On July 4,which I declared to be my independence day, I put all my belongings into storage and got a one-way ticket to Honolulu, where I was going to stay for 10 days with a friend who lives there. Beyond that, I had no plans and liked it that way. I didn’t know what I was doing or where I was going. The idea was to be footloose and fancy free, allowing my trip to unfold and reveal itself along the way.
I discovered that I did not like Honolulu. I also discovered several things about traveling: First, it was a pain in the ass to try and travel with a bus, because so many factors were outside my control. Sometimes there were smokers (of all kinds) at the bus stop; other times the bus stop was on a very loud street, setting off pain in my delicate ears; and still other times, there was nowhere to sit and wait.
In addition, the bus could be crowded, with nowhere to sit down, as the bus lurched when it turned – putting my delicate ankles, and therefore entire body, in danger of a pain episode; the seats not only were uncomfortable but also too close together, in some cases setting off knee pain; the bus itself was loud, also hurting my ears; and I otherwise had to navigate through and around numerous people. Then there was the fact that I needed to walk with my fairly heavy backpack, to and from the bus stop, sometimes for many blocks at a time.
Living comfortably with and healing from health issues costs money, in many different ways. One of those ways is needing to shell out cash for convenience. In this case, it became obvious to me within two days that I needed to rent a car. Then there’s the fact that I shelled out a few extra hundred dollars to travel first class – which I’ll address more, in another post about the complications and considerations of flying with a hypersensitive body.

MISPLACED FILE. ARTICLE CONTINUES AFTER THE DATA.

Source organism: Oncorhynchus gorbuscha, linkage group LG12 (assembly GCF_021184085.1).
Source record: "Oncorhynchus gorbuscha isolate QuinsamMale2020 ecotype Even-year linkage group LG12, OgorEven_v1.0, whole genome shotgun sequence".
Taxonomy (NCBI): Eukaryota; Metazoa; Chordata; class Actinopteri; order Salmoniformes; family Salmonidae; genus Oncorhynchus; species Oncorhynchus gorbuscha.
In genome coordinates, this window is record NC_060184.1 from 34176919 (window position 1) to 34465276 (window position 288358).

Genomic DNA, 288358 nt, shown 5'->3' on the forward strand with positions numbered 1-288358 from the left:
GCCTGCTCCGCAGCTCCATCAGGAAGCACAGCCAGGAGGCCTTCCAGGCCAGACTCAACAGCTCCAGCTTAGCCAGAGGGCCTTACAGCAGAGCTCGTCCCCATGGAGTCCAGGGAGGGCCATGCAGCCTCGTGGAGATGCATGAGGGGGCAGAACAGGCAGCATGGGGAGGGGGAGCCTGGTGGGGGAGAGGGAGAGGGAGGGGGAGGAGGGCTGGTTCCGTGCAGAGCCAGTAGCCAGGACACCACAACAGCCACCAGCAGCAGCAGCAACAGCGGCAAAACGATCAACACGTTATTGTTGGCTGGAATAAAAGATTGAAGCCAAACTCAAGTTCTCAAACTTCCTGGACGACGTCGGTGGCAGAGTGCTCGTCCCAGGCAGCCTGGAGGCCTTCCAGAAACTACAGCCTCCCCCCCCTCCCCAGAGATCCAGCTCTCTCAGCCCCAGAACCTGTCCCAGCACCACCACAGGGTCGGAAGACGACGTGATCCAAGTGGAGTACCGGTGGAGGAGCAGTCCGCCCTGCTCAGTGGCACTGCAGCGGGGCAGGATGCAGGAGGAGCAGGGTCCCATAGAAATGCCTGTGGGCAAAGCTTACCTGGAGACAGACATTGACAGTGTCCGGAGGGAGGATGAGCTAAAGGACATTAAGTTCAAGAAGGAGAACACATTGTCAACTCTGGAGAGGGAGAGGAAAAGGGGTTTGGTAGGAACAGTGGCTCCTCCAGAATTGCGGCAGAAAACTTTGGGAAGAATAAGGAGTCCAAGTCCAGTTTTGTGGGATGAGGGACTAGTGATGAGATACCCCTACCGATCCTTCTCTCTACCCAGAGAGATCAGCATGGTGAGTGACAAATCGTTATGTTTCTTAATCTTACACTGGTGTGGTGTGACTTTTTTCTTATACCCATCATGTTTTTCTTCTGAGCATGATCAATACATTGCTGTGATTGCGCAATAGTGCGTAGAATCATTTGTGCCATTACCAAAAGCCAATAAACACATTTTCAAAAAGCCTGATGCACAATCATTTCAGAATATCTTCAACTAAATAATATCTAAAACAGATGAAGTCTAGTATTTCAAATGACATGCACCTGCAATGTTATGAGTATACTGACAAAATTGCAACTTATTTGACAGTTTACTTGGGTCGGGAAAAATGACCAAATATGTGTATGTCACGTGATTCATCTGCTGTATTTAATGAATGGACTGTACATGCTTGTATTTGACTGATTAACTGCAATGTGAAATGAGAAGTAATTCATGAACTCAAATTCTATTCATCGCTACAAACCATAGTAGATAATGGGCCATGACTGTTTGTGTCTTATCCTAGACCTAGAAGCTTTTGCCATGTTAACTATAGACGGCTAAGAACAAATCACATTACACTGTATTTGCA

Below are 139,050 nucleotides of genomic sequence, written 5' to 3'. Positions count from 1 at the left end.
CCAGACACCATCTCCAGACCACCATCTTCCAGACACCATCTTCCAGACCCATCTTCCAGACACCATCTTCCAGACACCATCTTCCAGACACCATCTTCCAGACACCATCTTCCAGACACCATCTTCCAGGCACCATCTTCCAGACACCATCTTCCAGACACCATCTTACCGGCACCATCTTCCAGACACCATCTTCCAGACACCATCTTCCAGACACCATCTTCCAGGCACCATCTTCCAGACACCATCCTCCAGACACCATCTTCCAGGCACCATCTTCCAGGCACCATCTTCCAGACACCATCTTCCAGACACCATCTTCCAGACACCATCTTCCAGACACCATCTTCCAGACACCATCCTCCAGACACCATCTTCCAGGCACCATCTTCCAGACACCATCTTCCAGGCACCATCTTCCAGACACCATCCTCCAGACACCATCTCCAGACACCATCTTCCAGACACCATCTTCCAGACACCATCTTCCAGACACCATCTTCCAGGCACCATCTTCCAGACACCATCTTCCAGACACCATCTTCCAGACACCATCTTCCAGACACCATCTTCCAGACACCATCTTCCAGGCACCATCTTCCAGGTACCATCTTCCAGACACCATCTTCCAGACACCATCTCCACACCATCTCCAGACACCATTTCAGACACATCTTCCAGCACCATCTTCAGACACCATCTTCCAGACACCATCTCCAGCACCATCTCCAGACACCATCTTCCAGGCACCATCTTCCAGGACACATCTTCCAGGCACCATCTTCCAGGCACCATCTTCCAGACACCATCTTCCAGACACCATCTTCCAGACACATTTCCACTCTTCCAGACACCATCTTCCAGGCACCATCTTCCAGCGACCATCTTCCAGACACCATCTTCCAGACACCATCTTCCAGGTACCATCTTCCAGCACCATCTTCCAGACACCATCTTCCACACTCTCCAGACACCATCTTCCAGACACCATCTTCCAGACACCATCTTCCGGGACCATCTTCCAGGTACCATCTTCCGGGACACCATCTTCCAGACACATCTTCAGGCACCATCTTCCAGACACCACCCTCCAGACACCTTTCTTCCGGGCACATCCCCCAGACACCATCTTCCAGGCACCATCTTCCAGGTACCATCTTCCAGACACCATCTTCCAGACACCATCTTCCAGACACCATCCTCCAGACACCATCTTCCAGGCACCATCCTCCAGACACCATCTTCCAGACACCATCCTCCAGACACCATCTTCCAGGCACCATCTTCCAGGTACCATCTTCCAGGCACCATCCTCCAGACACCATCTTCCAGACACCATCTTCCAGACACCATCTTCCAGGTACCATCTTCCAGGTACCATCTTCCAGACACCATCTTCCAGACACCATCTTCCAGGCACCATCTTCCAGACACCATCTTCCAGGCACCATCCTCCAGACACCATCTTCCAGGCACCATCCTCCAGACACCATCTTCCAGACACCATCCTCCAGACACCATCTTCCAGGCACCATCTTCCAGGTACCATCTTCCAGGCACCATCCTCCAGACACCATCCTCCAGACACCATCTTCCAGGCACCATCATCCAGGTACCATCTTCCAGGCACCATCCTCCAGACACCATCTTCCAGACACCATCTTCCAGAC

I also discovered that even someone who knows me well and loves me can have difficulty understanding the extent of my hypersensitivity. There were repeated clashes with my friend, who seemed to be under the impression that my hypersensitivity was more related to my “perception” than to any physical reality in my body – which was exasperating, considering how long and well we have known each other. Just because I have been able to transcend and transform the reality of my health does not in any way indicate that the health issue is psychological or spiritual. It indicates, instead, that my mind and soul are so very powerful that I am able to overcome very real health conditions that have left others anything from bedridden to dead.
Side by side with our repeated clashes, however, were magical moments – like when we went skinny dipping in the ocean late at night and when we drummed and danced for her birthday. Ultimately, however, I decided that I needed my own space. There are a million and three minute details involved in living successfully with a health issue, and I didn’t want anyone questioning or judging my self-care strategies, or the very fact that I had a health issue to begin with.
And while I decided to rent a car, I was proud of myself not only for managing on the bus for a couple of days, but for excelling at it. I had to advocate for myself more often than when I’m living in my own little bubble – like the time a man kindly cleared the seat next to him on the bus, so that I could sit down, but had his left leg intruding in my space and making my body uncomfortable. People typically don’t understand why or respect that I ask for extra room, being that 1) I look able bodied and 2) I am a woman, and women are expected to take up less space. But I asked this guy to please move his foot over, and he did, without making a face or turning it into an issue – which was like a healing balm on the many times people were assholes about a similar request.